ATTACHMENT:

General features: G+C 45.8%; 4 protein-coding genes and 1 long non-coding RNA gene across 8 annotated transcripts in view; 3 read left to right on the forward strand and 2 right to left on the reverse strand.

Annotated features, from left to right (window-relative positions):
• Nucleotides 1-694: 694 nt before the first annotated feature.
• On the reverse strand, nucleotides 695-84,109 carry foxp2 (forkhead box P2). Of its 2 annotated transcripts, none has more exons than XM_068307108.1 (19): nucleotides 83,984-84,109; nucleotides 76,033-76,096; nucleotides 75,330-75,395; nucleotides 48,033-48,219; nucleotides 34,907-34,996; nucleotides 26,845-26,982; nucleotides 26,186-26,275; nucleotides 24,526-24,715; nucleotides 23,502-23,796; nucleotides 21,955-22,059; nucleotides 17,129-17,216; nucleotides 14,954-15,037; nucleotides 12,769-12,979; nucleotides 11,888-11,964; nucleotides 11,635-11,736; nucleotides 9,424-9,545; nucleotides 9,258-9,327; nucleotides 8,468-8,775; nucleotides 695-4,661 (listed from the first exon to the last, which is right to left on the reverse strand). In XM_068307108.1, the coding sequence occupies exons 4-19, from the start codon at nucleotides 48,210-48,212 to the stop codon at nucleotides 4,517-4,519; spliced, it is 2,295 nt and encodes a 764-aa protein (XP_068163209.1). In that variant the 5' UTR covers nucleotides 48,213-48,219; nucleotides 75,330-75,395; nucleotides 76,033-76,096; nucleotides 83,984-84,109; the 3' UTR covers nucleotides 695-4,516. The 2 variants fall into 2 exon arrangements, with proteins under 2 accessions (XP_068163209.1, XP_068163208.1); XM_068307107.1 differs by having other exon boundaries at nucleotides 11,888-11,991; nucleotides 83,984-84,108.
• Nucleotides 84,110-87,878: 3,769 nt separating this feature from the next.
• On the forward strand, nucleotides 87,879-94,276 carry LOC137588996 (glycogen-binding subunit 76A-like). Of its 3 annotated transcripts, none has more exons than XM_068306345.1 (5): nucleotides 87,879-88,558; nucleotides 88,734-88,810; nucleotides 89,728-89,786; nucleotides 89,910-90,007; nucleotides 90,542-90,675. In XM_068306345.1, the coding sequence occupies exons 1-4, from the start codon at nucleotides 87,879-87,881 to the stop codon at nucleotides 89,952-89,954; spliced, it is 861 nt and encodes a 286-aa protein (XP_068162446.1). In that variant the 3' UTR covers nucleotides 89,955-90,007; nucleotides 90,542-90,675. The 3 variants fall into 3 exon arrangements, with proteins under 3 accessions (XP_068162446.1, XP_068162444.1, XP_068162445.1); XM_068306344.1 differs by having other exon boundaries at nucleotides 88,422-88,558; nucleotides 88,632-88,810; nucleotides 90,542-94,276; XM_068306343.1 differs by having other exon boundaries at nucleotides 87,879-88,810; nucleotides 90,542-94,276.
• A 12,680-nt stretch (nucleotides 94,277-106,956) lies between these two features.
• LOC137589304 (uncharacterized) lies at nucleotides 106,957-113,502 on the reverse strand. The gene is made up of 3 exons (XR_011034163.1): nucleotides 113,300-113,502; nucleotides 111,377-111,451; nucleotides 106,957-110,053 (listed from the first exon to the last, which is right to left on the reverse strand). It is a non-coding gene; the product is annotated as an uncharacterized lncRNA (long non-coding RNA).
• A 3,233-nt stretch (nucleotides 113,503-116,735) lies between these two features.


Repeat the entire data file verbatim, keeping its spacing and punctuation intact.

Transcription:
General features: G+C 45.8%; 4 protein-coding genes and 1 long non-coding RNA gene across 8 annotated transcripts in view; 3 read left to right on the forward strand and 2 right to left on the reverse strand.

Annotated features, from left to right (window-relative positions):
• Nucleotides 1-694: 694 nt before the first annotated feature.
• On the reverse strand, nucleotides 695-84,109 carry foxp2 (forkhead box P2). Of its 2 annotated transcripts, none has more exons than XM_068307108.1 (19): nucleotides 83,984-84,109; nucleotides 76,033-76,096; nucleotides 75,330-75,395; nucleotides 48,033-48,219; nucleotides 34,907-34,996; nucleotides 26,845-26,982; nucleotides 26,186-26,275; nucleotides 24,526-24,715; nucleotides 23,502-23,796; nucleotides 21,955-22,059; nucleotides 17,129-17,216; nucleotides 14,954-15,037; nucleotides 12,769-12,979; nucleotides 11,888-11,964; nucleotides 11,635-11,736; nucleotides 9,424-9,545; nucleotides 9,258-9,327; nucleotides 8,468-8,775; nucleotides 695-4,661 (listed from the first exon to the last, which is right to left on the reverse strand). In XM_068307108.1, the coding sequence occupies exons 4-19, from the start codon at nucleotides 48,210-48,212 to the stop codon at nucleotides 4,517-4,519; spliced, it is 2,295 nt and encodes a 764-aa protein (XP_068163209.1). In that variant the 5' UTR covers nucleotides 48,213-48,219; nucleotides 75,330-75,395; nucleotides 76,033-76,096; nucleotides 83,984-84,109; the 3' UTR covers nucleotides 695-4,516. The 2 variants fall into 2 exon arrangements, with proteins under 2 accessions (XP_068163209.1, XP_068163208.1); XM_068307107.1 differs by having other exon boundaries at nucleotides 11,888-11,991; nucleotides 83,984-84,108.
• Nucleotides 84,110-87,878: 3,769 nt separating this feature from the next.
• On the forward strand, nucleotides 87,879-94,276 carry LOC137588996 (glycogen-binding subunit 76A-like). Of its 3 annotated transcripts, none has more exons than XM_068306345.1 (5): nucleotides 87,879-88,558; nucleotides 88,734-88,810; nucleotides 89,728-89,786; nucleotides 89,910-90,007; nucleotides 90,542-90,675. In XM_068306345.1, the coding sequence occupies exons 1-4, from the start codon at nucleotides 87,879-87,881 to the stop codon at nucleotides 89,952-89,954; spliced, it is 861 nt and encodes a 286-aa protein (XP_068162446.1). In that variant the 3' UTR covers nucleotides 89,955-90,007; nucleotides 90,542-90,675. The 3 variants fall into 3 exon arrangements, with proteins under 3 accessions (XP_068162446.1, XP_068162444.1, XP_068162445.1); XM_068306344.1 differs by having other exon boundaries at nucleotides 88,422-88,558; nucleotides 88,632-88,810; nucleotides 90,542-94,276; XM_068306343.1 differs by having other exon boundaries at nucleotides 87,879-88,810; nucleotides 90,542-94,276.
• A 12,680-nt stretch (nucleotides 94,277-106,956) lies between these two features.
• LOC137589304 (uncharacterized) lies at nucleotides 106,957-113,502 on the reverse strand. The gene is made up of 3 exons (XR_011034163.1): nucleotides 113,300-113,502; nucleotides 111,377-111,451; nucleotides 106,957-110,053 (listed from the first exon to the last, which is right to left on the reverse strand). It is a non-coding gene; the product is annotated as an uncharacterized lncRNA (long non-coding RNA).
• A 3,233-nt stretch (nucleotides 113,503-116,735) lies between these two features.